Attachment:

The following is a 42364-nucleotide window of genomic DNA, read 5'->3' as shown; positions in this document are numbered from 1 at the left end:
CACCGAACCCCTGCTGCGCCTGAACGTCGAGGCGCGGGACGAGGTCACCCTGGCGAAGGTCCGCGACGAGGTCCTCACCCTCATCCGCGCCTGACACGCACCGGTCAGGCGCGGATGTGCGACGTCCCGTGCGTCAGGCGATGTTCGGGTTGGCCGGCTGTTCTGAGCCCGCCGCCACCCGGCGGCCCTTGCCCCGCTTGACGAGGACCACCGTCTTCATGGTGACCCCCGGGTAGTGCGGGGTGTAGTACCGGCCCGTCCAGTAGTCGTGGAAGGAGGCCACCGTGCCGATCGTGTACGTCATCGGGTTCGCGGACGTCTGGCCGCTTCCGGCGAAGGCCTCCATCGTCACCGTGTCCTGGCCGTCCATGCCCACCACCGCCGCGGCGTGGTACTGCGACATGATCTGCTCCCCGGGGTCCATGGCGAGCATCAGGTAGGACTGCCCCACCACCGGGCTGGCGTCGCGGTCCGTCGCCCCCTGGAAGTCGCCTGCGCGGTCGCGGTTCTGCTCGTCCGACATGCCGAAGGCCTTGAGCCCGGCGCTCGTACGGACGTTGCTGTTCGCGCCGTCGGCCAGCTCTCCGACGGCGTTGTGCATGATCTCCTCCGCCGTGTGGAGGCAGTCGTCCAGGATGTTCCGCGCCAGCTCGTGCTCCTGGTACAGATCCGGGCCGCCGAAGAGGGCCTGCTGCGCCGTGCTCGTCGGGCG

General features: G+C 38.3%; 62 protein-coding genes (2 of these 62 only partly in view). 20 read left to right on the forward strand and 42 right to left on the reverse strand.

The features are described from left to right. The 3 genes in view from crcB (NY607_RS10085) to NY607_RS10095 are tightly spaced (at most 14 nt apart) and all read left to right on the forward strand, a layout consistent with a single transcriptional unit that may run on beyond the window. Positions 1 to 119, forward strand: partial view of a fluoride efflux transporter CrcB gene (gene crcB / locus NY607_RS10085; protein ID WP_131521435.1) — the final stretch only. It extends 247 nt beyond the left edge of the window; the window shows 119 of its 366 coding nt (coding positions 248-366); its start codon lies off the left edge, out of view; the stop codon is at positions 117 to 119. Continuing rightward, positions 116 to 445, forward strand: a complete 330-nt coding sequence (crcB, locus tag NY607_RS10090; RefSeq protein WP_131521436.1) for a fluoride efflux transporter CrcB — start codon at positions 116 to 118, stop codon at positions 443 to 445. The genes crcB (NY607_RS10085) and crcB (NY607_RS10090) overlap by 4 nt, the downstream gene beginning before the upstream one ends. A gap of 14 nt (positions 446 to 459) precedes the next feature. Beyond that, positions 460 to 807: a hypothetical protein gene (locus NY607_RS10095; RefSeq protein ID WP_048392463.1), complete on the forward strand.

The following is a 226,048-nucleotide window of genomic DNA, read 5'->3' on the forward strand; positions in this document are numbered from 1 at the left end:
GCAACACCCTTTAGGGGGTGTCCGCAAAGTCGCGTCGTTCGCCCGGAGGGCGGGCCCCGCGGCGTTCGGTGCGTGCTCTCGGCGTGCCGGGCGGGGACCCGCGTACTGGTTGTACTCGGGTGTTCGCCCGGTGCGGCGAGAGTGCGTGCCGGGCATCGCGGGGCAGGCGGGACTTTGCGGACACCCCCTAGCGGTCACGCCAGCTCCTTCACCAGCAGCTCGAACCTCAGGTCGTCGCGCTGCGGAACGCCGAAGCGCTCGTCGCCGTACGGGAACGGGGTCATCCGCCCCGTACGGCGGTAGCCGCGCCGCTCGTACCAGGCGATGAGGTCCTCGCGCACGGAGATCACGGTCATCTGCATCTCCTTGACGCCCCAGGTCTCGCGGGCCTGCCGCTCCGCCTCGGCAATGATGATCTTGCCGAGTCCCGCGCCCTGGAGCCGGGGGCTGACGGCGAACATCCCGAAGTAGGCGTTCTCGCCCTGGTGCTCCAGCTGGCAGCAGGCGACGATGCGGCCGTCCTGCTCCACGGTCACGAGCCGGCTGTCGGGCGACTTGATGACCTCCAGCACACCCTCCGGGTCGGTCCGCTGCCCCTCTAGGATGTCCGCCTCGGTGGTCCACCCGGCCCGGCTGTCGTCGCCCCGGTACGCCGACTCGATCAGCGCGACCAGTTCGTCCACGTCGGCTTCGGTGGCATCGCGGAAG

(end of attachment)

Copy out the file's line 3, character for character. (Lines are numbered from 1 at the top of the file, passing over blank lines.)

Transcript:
General features: G+C 38.3%; 62 protein-coding genes (2 of these 62 only partly in view). 20 read left to right on the forward strand and 42 right to left on the reverse strand.